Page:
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    Possibly related: [Calculus and Category theory](http://math.stackexchange.com/questions/337611/calculus-and-category-theory) (see my answer there). – Dave L. Renfro Mar 26 '14 at 20:46
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    If you work out the sketch of the details of what they're actually doing, you should post it as an answer. I feel like I'd have an easier time trying to rederive their work myself than trying to understand it from the paper. :( –  Mar 27 '14 at 06:28
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    That's a big "if", @Hurkyl, but sure, okay. I'd be delighted :) – Shaun Mar 27 '14 at 08:21
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    Best guess starting point: think of the forgetful functor from $\mathbf{R-Vect}$ to $\mathbf{Set}$. This has a left adjoint, the free functor $F$ which assigns to a set a vector space whose basis is that set. Now let $B$ be the underlying set of a boolean algebra. Functions $B \to UV$ (I think the paper calls these to be $V$-valued "measures") are in one-to-one correspondence with linear maps $FB \to V$. Now, think about whether $F$ transfers the boolean algebra structure on $B$ to be a boolean algebra structure on $FB$. Hopefully, the space of integrable functions appears naturally now. –  Mar 27 '14 at 09:12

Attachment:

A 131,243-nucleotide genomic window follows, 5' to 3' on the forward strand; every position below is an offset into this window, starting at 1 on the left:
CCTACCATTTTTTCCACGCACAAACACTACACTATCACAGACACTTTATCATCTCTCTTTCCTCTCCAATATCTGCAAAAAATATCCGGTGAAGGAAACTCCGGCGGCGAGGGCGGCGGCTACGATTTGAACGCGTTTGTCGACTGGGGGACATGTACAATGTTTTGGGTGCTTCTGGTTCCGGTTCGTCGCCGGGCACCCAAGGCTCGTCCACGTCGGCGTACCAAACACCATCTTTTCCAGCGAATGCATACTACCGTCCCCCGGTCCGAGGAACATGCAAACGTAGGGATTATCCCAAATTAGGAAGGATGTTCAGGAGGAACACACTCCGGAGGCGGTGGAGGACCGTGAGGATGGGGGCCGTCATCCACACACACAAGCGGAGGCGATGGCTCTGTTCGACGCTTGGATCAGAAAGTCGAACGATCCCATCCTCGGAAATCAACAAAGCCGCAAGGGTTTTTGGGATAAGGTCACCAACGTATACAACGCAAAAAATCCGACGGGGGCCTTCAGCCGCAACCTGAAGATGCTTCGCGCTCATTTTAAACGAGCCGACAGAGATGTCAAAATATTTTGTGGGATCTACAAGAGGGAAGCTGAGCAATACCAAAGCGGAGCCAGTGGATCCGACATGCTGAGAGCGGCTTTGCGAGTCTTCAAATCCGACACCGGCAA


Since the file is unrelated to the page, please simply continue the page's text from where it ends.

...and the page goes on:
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    Let's suppose that paper does what it says and *defines* integration in a category-theoretic manner. That's fun, but to do any work with that definition we need a version of the fundamental theorem of calculus. Until I see a category-theoretic proof of that I'll remain only politely but distantly interested. – Gunnar Þór Magnússon Mar 27 '14 at 13:56
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    Reinhard Börger ... mention that here. For searches. This paper has been discussed before, perhaps here, but I cannot find it because nothing matches in my searches. So, at least THIS one will match. (Until this comment dies.) – GEdgar Mar 27 '14 at 17:17